The Teutonic Knights were a military order committed to spreading Christendom eastwards into the non-Christian realms of the Baltic and Russia. They progressively extended their control across the various feuding tribes of the Baltic until they confronted the Grand Duchy of Lithuania, a relatively well-organized and cohesive state. Fully illustrated, this book investigates the fighting men on both sides, assessing their origins, tactics, armament and combat effectiveness in three clashes of the Lithuanian Crusade.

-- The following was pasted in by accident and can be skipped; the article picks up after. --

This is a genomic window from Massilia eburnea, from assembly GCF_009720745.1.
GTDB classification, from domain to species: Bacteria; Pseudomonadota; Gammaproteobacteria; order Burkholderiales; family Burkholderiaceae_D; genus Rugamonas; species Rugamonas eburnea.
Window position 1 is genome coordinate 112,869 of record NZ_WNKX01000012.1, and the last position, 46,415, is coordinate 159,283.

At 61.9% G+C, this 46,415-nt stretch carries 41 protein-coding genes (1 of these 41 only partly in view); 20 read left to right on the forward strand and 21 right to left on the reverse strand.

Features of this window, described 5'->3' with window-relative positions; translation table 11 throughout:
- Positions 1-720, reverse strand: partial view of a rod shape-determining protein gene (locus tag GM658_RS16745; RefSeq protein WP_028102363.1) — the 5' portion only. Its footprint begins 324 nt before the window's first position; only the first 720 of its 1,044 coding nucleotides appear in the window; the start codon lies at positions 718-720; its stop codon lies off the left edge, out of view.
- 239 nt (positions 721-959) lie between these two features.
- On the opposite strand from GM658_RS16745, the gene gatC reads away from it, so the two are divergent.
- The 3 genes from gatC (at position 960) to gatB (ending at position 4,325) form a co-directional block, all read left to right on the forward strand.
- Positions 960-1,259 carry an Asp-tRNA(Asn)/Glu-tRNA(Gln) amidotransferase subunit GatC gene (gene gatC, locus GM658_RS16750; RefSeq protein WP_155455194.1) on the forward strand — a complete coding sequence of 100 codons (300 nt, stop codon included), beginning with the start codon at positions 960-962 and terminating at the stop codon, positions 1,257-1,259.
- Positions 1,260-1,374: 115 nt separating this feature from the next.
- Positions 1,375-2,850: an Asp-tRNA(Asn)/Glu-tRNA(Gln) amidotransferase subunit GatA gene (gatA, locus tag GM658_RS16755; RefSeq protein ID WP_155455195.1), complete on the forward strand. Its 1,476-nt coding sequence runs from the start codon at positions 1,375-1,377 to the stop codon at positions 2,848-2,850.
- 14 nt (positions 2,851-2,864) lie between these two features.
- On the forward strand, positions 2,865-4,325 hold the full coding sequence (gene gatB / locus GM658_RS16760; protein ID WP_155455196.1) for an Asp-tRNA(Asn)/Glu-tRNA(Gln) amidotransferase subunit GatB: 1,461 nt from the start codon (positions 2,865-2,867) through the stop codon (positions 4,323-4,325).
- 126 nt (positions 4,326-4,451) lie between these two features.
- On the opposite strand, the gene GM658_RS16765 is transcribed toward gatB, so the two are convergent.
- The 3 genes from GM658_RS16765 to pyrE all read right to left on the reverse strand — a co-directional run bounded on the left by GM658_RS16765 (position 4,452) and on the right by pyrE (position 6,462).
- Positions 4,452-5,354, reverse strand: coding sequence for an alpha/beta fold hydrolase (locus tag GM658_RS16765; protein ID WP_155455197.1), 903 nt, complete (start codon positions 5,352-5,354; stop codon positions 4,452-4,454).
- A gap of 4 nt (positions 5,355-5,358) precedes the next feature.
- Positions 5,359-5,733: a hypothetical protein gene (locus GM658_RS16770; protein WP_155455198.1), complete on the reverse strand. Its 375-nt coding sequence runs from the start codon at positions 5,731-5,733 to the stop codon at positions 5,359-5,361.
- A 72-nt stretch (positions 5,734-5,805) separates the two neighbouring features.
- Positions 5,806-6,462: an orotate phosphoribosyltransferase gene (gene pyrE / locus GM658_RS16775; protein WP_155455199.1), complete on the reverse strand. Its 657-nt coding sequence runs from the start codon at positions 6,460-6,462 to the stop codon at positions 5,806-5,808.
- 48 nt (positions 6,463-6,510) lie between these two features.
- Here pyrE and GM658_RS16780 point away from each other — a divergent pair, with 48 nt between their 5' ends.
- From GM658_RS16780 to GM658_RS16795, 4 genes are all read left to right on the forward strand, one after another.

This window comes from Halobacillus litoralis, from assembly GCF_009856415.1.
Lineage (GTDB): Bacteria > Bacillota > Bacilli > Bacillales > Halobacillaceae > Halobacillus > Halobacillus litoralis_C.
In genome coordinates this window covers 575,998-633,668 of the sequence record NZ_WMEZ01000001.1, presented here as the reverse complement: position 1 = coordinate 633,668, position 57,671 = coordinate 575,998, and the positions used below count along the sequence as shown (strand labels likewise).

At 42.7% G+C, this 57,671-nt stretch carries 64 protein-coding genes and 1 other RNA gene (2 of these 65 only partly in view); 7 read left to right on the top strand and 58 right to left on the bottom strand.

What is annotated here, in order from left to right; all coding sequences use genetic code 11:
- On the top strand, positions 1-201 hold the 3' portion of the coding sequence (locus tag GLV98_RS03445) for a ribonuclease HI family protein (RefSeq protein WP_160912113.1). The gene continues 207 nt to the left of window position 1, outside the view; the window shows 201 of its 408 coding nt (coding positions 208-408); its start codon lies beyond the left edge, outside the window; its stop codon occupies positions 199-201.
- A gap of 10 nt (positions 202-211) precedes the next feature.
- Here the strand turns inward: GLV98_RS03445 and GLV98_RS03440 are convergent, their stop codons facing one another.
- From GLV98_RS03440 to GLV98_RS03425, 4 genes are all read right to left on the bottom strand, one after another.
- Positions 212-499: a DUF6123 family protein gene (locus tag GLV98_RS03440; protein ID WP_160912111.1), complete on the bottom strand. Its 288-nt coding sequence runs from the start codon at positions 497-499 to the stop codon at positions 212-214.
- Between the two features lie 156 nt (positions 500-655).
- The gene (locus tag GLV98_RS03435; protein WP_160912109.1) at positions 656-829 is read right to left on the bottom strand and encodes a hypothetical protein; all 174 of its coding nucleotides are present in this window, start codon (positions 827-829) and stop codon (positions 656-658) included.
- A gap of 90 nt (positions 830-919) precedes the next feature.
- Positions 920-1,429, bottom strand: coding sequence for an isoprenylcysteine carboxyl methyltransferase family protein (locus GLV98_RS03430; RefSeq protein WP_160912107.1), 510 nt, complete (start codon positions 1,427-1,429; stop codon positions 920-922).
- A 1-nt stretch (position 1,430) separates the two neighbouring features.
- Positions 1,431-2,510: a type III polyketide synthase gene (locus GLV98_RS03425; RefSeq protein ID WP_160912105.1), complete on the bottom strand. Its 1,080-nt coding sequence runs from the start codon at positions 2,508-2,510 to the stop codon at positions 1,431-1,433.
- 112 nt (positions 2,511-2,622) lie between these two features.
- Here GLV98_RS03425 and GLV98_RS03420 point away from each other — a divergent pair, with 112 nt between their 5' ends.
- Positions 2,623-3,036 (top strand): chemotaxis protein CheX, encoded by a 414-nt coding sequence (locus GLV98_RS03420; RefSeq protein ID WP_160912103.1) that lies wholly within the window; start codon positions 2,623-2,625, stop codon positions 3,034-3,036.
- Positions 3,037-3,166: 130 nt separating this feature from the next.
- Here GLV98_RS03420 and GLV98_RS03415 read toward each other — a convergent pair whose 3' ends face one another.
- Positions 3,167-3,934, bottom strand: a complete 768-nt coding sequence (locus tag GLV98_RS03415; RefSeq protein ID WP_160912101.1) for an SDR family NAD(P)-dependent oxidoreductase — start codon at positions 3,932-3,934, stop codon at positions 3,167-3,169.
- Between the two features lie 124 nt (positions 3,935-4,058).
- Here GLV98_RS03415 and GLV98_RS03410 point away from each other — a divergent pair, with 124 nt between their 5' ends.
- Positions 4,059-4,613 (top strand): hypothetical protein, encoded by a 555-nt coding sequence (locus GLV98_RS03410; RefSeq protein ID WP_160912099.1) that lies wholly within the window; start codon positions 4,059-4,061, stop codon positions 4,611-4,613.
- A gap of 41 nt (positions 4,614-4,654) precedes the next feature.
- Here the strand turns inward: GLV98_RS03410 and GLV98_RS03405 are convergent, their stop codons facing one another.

The battle of Voplaukis (1311), triggered by a major Lithuanian invasion of newly Christianized lands, saw the Teutonic Knights defeat the numerous but relatively poorly equipped Lithuanian raiders once they had brought them to battle. As a result, the Lithuanians would begin to prepare for full-scale warfare, and the siege of Kaunas (1362) was the month-long investment of the first brick-built castle the Lithuanians constructed. In the battle of Grunwald (1410), the forces of the Polish-Lithuanian Commonwealth - fielding knights by now almost comparable to those of the Order - broke the armies of the Teutonic Knights, a defeat from which the Order would never really recover. This lively study lifts the veil on these formidable medieval warriors and three battles that shaped the Baltic world.